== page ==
The National have also added an intimate NYC release show happening at iHeartRadio Theater (5/17) the day the album comes out, the whole thing will stream live at iHeartRadio’s YouTube channel on May 17th at 7 PM.

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If you’re a fan of Noah Hawley’s TV shows, odds are you’re familiar with Irish indie-folk singer-songwriter Lisa Hannigan, even if you’re not quite aware of it.

Most recently like, literally a couple of days ago her version of David Bowie’s “Oh! You Pretty Things” scored the closing credits of the sixth episode of FX’s acclaimed X-Men drama Legion, while in 2015 she covered traditional classic Danny Boy for and episode in Fargo’s second season.

She also appeared on the soundtrack for Gravity, the 2013 film starring Sandra Bullock and George Clooney, among other films — including Closer (2004) and, uh, Shrek The Third (2007), both of which included songs she contributed with one-time band-mate and well-known solo artist Damien Rice.

Having got her start as one of Rice’s band members, Hannigan struck out on her own with her 2008 debut Sea Sew and immediately established herself as an artist worth watching, picking up nominations for the Choice Music Prize, Meteor Music Awards and the Mercury Prize. She returned in 2011 with sophomore effort Passenger and most recently released third album At Swim in August last year.

Directed by Alden Volney. Taken from the new album ‘At Swim’ out now.

Lisa Hannigan's new album, At Swim, comes out August 19.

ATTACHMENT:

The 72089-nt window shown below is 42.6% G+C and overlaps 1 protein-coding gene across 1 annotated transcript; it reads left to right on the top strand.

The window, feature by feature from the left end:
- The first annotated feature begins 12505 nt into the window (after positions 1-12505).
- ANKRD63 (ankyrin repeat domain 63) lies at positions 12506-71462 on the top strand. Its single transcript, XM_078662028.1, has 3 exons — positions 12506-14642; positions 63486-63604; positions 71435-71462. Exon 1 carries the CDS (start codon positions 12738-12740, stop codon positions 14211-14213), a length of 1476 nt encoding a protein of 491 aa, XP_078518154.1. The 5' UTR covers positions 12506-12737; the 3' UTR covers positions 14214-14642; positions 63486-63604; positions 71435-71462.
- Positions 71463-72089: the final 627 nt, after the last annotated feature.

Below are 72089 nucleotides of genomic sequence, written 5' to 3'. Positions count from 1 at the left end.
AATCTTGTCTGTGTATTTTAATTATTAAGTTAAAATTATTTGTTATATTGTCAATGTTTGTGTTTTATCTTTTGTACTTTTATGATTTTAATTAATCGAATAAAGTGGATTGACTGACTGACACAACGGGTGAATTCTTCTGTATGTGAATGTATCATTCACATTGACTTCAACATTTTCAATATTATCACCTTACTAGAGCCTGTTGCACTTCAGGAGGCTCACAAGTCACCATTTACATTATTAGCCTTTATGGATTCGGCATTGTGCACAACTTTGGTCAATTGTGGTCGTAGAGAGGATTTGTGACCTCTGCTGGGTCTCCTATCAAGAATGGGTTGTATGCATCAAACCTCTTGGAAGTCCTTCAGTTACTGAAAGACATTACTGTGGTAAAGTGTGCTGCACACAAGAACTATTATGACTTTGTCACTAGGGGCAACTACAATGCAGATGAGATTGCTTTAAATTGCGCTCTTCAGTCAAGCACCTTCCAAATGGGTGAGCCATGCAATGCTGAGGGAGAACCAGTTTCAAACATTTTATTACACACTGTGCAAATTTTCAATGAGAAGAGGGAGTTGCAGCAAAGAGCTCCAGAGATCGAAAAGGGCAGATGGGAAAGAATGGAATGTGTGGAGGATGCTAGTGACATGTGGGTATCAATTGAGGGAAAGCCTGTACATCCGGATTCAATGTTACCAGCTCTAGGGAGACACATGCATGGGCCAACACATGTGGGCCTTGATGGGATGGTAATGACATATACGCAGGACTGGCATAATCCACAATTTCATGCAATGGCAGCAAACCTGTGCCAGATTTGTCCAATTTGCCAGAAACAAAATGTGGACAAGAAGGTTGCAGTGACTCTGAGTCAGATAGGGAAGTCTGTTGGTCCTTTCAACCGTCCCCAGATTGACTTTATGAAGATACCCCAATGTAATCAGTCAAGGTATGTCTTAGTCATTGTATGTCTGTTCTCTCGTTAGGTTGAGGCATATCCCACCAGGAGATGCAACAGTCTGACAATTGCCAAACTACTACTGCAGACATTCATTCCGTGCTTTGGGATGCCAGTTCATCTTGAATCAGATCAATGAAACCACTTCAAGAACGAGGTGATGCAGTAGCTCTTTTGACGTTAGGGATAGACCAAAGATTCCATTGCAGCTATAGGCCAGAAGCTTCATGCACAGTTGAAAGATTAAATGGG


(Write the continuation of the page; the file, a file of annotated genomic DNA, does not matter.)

Lisa Hannigan was introduced to the world alongside fellow Irish singer Damien Rice, whose debut album O featured her lilting, haunting voice. In the nearly 15 years since, Hannigan has stepped ever more confidently into a leading role, most notably on her own Sea Sew (2008) and Passenger (2011), but also as a featured performer in the Oscar-winning score for the 2013 film Gravity.

Now Hannigan is releasing At Swim, her first album in five years, with a quiet assist from The National’s Aaron Dessner. As the producer of Luluc’s gorgeous 2014 album Passerby, Dessner is an ideal foil for Hannigan’s lushly swooning voice. He lets songs breathe and unfurl at an appropriately unhurried pace — and is smart enough to get out of the way.

At Swim is a triumph of Hannigan’s understated versatility, as a seemingly simple template morphs to make room for gracefully doomstruck ballads (“Prayer For The Dying,” “Funeral Suit“), comparatively peppy midtempo numbers (“Snow,” “Lo“), subtly glitchy and experimental sounds (“Undertow,” “Barton“) and a short, gorgeous swell of layered unaccompanied vocals (“Anahorish“).

As a few of those song titles suggest (see also: “We, The Drowned“), At Swim doesn’t exactly find Hannigan in a merry mood. The singer says she wrote the record after moving to London, where she’d struggled to find herself in a setting that wasn’t suiting her. On this album she has no such trouble.